The AT originally ran right through Monson, Maine, fueling its economy, but when the trail was moved and things threatened to change, the community established itself as a hiker haven.
Andrew Witmer, Here & Everywhere Else. Small-Town Maine and the World (Boston: University of Massachusetts Press, 2022)
Jeffrey Ryan, Hermit: The Mysterious Life of Jim Whyte, (2019)
Robert Sylvain, Memere & Me (Acadia Recording Company, 2020) http://robertsylvain.com/index.php/about-memeres-notebook/
MILLS KELLY: So much of the Appalachian Trail is close to roads and towns that while AT hikers can feel like they are really away from civilization, they really aren’t that far away. Northern Maine is different. As the 1969 edition of the Guide to the Appalachian Trail in Maine says, “It must be borne in mind that the Appalachian Trail in Maine leads through utter wilderness…” And when it comes to the famous 100 Mile Wilderness, what was true in 1969 is still true in 2022. At the southern end of that most isolated stretch of the entire Appalachian Trail sits the beautiful village of Monson, a place to stock up before entering the 100 Mile Wilderness, or a place to breathe a sigh of relief upon exiting the Wilderness.
KELLY: Welcome to The Green Tunnel, a podcast on the history of the Appalachian Trail. My name is Mills Kelly and I’m your host.
KELLY: In between our main episodes we’re bringing you a series of shorter episodes on iconic locations up and down the Appalachian Trail. We’ve visited locations all over the trail, and today we’re going wayyy up north to Monson, Maine, the southern gateway to the legendary 100 Mile Wilderness. Which as the name suggests is a 100 mile stretch of the AT without access to any services. If you’re headed north, once you make it through the 100 Mile Wilderness, you reach Baxter State Park, home to Mount Katahdin and the trail’s northern terminus.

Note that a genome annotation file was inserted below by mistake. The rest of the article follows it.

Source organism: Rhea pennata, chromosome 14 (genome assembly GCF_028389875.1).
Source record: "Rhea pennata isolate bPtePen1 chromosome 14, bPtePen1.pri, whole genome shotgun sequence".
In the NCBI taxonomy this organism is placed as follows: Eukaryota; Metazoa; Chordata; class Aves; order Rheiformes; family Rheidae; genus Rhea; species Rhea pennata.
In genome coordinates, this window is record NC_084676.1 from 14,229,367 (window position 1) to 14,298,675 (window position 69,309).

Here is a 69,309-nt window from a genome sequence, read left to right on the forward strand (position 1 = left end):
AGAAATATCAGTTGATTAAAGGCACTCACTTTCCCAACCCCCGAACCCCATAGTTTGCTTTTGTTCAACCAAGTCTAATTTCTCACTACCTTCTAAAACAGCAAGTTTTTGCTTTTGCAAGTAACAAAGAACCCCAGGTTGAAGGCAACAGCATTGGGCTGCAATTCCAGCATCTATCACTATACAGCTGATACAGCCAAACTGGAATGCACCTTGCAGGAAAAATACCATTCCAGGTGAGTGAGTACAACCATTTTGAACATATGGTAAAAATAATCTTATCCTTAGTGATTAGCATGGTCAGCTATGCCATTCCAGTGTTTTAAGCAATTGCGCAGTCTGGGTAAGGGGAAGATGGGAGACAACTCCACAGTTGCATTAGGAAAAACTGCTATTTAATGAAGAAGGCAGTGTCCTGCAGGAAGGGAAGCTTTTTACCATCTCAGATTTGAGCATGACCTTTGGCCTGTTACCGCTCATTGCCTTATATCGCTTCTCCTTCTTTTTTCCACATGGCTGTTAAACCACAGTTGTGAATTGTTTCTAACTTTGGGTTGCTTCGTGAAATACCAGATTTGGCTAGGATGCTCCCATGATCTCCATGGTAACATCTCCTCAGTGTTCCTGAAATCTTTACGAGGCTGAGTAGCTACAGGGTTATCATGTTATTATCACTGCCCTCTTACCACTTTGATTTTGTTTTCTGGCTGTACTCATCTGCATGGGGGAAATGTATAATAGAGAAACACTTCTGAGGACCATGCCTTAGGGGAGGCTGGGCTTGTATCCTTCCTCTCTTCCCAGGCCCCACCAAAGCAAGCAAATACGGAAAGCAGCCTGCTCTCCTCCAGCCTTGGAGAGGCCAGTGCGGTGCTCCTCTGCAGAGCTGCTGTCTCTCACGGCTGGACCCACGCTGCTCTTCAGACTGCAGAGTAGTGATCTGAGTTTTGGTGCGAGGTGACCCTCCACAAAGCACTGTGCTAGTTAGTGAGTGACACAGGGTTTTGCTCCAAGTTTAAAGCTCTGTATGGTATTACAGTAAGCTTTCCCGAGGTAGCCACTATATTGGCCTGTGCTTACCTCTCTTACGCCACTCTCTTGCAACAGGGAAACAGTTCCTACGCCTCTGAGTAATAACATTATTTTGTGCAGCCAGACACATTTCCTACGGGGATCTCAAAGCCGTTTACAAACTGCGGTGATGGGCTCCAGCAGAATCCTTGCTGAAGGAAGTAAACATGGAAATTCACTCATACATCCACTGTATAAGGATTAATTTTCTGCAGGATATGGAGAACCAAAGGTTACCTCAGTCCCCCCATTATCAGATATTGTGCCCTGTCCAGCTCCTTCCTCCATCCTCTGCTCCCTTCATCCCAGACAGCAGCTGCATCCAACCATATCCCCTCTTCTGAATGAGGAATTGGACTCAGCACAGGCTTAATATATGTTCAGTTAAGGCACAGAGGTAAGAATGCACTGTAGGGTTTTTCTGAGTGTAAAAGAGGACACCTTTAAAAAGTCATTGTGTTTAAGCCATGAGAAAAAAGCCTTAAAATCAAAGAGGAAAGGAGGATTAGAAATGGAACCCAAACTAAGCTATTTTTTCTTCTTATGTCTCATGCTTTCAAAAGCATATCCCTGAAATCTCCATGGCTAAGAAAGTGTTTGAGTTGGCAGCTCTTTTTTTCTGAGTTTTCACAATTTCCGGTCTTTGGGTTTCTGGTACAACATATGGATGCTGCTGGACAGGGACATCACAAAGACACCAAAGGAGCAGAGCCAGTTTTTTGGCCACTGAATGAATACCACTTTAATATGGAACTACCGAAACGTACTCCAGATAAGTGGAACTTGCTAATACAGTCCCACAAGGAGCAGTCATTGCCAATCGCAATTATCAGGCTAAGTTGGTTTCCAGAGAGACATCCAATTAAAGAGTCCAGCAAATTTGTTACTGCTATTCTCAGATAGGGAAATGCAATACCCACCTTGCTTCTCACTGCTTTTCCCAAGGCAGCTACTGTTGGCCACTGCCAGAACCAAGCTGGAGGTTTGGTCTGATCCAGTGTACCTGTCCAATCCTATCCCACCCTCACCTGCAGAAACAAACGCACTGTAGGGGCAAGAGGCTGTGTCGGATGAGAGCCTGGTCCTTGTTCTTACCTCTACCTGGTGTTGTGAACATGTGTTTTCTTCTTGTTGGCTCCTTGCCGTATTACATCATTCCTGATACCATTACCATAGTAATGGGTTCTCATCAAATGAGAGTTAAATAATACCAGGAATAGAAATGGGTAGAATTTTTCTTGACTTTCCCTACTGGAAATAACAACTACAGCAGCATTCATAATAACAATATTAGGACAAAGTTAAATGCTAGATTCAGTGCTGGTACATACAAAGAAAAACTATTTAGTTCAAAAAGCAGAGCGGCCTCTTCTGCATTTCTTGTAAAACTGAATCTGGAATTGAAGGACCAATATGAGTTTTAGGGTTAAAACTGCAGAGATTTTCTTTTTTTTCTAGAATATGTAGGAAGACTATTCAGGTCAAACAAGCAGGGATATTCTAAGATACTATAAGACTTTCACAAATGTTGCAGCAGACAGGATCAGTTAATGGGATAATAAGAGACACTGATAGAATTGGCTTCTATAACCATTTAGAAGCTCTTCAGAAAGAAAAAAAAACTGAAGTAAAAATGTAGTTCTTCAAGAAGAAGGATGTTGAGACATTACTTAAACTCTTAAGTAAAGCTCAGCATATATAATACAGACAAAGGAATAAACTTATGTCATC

KELLY: Before the Appalachian Trail arrived in Monson in the 1930s, the town was known for two things – slate and furniture. To get a better sense for the relationship between the trail and Monson, our producer Bridget Bukovich sat down with several members of the Monson Historical Society. Dawn MacPherson is the former owner of Shaw’s Hiker Hostel in town.
DAWN MACPHERSON: Nobody knows Monson unless they know Monson, Maine slate, Moosehead manufacturing, which was a great line of furniture, but it's been gone now for many, many years. And the trail, that was it, and the trail is constant.
KELLY: If you grew up in Monson, the AT is just part of the fabric of your life. According to Glenn Poole…
GLENN POOLE: I hiked the Appalachian Trail, part of it, every day because you had to just to get to school. [laughter erupts]
MACPHERSON: We all did! [more laughter]
KELLY: Until the 1970s, hikers were more of a novelty in Monson than they are today.
MACPHERSON: When we were kids if there were 12 hikers to town in a summer it was a lot and everybody was all a twitter when they came in because they were from away some of them far far away. And they’d all made it from Georgia. If they came to Monson they've walked the whole trail so from the beginning they were all here and that would be the topic of conversation for the week was so and so was in on the Appalachian Trail.
KELLY: In the 1980s, hiking the Appalachian Trail really took off. And the number of hikers passing through town grew dramatically. That was when the National Park Service and the Appalachian Trail Conservancy decided to re-route the trail outside of town instead of through town – a decision not everyone in Monson appreciated.